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Up at dawn, Woods shows early birdies get the worm

THE BALTIMORE SUN

BETHESDA -- He was 1-under par before the Capital Beltway even started to back up yesterday morning.

Three-under before you poured your second cup of coffee.

Four-under before the second guest on "Regis and Kathie Lee" was introduced.

"Java with Tiger" was a success in the second round of the U.S. Open at Congressional Country Club.

Teeing off at 7: 40 a.m., Tiger Woods recovered from his opening-day pratfall to shoot a 67 and climb within sight of the leaders after 36 holes.

Miraculously, Starbucks didn't invest as a corporate sponsor.

Even if Tiger doesn't drink coffee, he played the early part of the round as if he were jacked up to his eyeballs on a tall pitcher of fine Kenyan bean.

And his swarming, noisy gallery, undaunted by the early hour and a rain shower, was a walking advertisement for the java jitters.

Tiger birdied three of the first five holes, four of the first seven and six of the first 15.

Three bogeys on the back nine later in the morning and early in the afternoon -- post-caffeine letdown? -- kept him from registering the day's best score.

Still, let it be recorded that he moved back into contention, and that he did it during the "Barney" hour.

It was a rare sight; rising before dawn is business as usual for thoroughbreds, but golfers seldom are required to get perky so early.

The hour was right for Silver Charm, but not Tiger Woods.

"I got up at 5," he said. "It was pretty early."

Even worse, a light rain was falling when he teed off with Tom Lehman and Steve Jones, and a downpour drenched the group on the second and third holes, not that that scared away many in the huge crowd.

If you're willing to get up at dawn to see Tiger, what's a little wet on the head?

Besides, Tiger gave them what they wanted right away; his approach shots on each of the first three holes left him with short birdie putts, two of which he sank.

Even though it had been only 14 hours since he blew off reporters and left Congressional in a huff after shooting a 74 on Thursday, it was immediately clear that he was more relaxed and comfortable yesterday.

"Those three iron shots [to the green] on the first three holes gave me momentum," he said.

He said he had spent Thursday evening largely by himself, eating a hamburger and french fries and watching television to ++ try to forget about the round.

"I was pretty upset," he said.

Asked to explain why he had blown off reporters, he said he didn't feel compelled to talk if he wasn't in contention, and he wasn't in contention after shooting a 74.

"Why would you want to talk to a guy who is nine shots back?" he said. "When you're that far back, I see no need."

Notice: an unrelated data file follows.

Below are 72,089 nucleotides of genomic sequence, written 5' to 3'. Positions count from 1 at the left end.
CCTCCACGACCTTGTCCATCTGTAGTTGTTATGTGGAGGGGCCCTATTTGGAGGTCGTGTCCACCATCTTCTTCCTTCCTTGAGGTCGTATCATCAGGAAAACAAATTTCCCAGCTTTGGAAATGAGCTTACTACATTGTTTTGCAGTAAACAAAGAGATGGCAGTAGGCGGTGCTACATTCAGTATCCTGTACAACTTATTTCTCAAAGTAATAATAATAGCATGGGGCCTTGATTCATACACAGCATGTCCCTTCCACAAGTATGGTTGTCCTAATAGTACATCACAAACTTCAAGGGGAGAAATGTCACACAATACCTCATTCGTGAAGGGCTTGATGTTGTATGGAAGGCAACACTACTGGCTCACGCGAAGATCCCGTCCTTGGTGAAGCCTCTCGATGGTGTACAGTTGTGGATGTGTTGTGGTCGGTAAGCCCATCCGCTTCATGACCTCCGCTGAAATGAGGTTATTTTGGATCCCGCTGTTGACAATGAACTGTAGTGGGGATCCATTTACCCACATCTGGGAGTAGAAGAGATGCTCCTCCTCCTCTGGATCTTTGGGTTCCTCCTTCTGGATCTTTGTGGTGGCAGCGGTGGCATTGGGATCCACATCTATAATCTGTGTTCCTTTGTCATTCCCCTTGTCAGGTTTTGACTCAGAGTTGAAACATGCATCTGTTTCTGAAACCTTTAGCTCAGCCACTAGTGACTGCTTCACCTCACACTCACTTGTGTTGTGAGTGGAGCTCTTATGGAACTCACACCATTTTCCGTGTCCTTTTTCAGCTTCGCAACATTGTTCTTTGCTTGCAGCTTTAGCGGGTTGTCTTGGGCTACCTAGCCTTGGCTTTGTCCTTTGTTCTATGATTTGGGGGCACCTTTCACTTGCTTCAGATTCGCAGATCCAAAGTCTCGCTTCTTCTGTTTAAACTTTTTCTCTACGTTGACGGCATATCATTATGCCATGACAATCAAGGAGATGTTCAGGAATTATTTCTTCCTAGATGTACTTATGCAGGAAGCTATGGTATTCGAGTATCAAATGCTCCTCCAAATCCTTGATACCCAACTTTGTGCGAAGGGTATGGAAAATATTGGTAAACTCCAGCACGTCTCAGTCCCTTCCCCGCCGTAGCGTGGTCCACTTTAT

One of his many handlers needs to tell him that he's news regardless of what he shoots; that the other top golfers almost always talk no matter what they shoot; and that he can't win the Masters by 12 strokes, sign $97 million in endorsement contracts and then claim he's just another guy on tour.

Ah, well. He's only 21, he's got lots of time, and the public isn't losing any sleep wondering if Tiger will talk when he shoots 74.

It's his golf that matters, and his golf remained brilliant yesterday after a bright sun and thick humidity replaced the early storm. He said later that he played the same clubs the same ways on the same holes as he did on Thursday, but the results were different.

Another dead-on approach shot to the green on No. 5 gave him another birdie, and a 4-foot putt for birdie on No. 7 left him at 4-under for the day.

"He played awfully well," said Lehman, who shot 70. "The crowd was hooting and hollering all day."

He barely missed a shot until he drove into the rough on No. 13 and rimmed out a par putt, but he followed that with two birdies that had cheers rattling across the grounds of the club. Storm clouds were gathering and there was the sparkly feel of magic in the air.

"I knew [before the round] that I had to shoot a good number and try to get myself back to even par for the tournament, and I did one better than that," Tiger said, "but unfortunately, I had three holes to go."

He did, and the magic in the air gave away to the reality of Open golf. He chipped 12 feet past the hole on No. 16 and missed the par putt, and then the rains came, halting play for 138 minutes. When he started again, he drove into the rough, three-putted for a bogey, and almost cratered entirely when he nearly dunked a ball in the water on No. 18 for the second straight day.

This time, however, his ball stayed "up" on the edge of the green.

"Thank God for the rain," he said.

He tapped in for par some seven hours after teeing off, having landed at 1-over par for 36 holes.

"Are you in it?" he was asked.

L "Yeah, sure," he said. "Anyone who is even 3-over is in it."

He headed out to putt with Fluff, eat burgers, watch TV and do whatever else he does to act like a 21-year-old in between rounds.

Most of the rest of the field still had holes and holes to play. Some guys wouldn't even tee off until dinnertime, for crying out loud.

"Java With Tiger"?

He would take it, thank you.

Pub Date: 6/14/97

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